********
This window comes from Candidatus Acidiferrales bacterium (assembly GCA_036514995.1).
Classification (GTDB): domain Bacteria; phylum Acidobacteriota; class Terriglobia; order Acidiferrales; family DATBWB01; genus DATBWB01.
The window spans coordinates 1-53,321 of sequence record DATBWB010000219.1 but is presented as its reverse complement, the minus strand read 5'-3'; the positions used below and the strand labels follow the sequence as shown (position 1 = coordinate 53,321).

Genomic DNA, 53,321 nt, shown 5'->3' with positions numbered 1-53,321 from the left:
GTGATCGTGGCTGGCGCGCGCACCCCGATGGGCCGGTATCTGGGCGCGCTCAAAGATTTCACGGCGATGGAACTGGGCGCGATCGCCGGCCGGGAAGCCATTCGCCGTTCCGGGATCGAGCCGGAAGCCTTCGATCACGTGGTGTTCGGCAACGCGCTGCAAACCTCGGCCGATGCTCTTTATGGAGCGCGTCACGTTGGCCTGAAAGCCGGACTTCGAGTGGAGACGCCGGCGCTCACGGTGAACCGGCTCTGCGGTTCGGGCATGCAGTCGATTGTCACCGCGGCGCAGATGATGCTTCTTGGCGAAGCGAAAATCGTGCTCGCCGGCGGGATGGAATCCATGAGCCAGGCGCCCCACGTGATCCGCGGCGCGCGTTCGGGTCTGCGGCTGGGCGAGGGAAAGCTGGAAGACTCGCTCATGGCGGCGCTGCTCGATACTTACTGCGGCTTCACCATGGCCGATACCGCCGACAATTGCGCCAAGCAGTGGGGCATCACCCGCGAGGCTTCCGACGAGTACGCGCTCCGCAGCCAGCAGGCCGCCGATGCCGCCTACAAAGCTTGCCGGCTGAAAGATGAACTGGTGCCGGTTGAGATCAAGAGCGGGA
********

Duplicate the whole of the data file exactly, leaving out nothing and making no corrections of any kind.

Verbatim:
This window comes from Candidatus Acidiferrales bacterium (assembly GCA_036514995.1).
Classification (GTDB): domain Bacteria; phylum Acidobacteriota; class Terriglobia; order Acidiferrales; family DATBWB01; genus DATBWB01.
The window spans coordinates 1-53,321 of sequence record DATBWB010000219.1 but is presented as its reverse complement, the minus strand read 5'-3'; the positions used below and the strand labels follow the sequence as shown (position 1 = coordinate 53,321).

Genomic DNA, 53,321 nt, shown 5'->3' with positions numbered 1-53,321 from the left:
GTGATCGTGGCTGGCGCGCGCACCCCGATGGGCCGGTATCTGGGCGCGCTCAAAGATTTCACGGCGATGGAACTGGGCGCGATCGCCGGCCGGGAAGCCATTCGCCGTTCCGGGATCGAGCCGGAAGCCTTCGATCACGTGGTGTTCGGCAACGCGCTGCAAACCTCGGCCGATGCTCTTTATGGAGCGCGTCACGTTGGCCTGAAAGCCGGACTTCGAGTGGAGACGCCGGCGCTCACGGTGAACCGGCTCTGCGGTTCGGGCATGCAGTCGATTGTCACCGCGGCGCAGATGATGCTTCTTGGCGAAGCGAAAATCGTGCTCGCCGGCGGGATGGAATCCATGAGCCAGGCGCCCCACGTGATCCGCGGCGCGCGTTCGGGTCTGCGGCTGGGCGAGGGAAAGCTGGAAGACTCGCTCATGGCGGCGCTGCTCGATACTTACTGCGGCTTCACCATGGCCGATACCGCCGACAATTGCGCCAAGCAGTGGGGCATCACCCGCGAGGCTTCCGACGAGTACGCGCTCCGCAGCCAGCAGGCCGCCGATGCCGCCTACAAAGCTTGCCGGCTGAAAGATGAACTGGTGCCGGTTGAGATCAAGAGCGGGA